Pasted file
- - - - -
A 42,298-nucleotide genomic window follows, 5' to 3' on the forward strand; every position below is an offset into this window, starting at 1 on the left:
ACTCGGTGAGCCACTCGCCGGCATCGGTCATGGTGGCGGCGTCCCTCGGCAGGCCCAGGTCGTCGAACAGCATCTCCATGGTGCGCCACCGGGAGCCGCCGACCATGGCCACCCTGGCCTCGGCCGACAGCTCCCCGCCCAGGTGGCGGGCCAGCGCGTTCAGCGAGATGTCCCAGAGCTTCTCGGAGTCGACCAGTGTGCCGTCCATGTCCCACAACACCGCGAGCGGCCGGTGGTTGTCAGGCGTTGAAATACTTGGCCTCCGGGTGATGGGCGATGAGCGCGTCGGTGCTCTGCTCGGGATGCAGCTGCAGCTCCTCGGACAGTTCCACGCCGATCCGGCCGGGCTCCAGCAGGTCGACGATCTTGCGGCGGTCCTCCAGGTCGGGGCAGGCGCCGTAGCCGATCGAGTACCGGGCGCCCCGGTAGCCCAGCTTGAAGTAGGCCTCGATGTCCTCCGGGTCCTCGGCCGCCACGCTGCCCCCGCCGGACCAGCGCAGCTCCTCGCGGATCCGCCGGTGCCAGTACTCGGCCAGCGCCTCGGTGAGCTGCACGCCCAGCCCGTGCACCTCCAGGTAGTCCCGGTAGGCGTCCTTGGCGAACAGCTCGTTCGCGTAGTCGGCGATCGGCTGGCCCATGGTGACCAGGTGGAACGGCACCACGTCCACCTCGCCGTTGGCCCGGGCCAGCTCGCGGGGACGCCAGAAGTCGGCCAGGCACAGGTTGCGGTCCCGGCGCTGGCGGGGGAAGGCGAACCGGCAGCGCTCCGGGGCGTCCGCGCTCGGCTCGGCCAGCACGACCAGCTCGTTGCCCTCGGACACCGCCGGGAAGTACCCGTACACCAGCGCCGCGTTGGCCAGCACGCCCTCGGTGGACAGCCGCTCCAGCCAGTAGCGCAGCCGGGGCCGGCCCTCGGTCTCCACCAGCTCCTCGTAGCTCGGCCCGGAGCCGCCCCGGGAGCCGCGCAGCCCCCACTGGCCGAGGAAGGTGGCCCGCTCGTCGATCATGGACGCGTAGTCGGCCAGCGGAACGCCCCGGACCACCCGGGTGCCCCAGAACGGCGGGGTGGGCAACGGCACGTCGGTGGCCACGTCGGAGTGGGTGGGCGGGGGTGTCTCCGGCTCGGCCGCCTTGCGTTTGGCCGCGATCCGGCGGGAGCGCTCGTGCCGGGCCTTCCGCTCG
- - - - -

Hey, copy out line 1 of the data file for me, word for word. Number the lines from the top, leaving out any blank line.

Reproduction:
A 42,298-nucleotide genomic window follows, 5' to 3' on the forward strand; every position below is an offset into this window, starting at 1 on the left: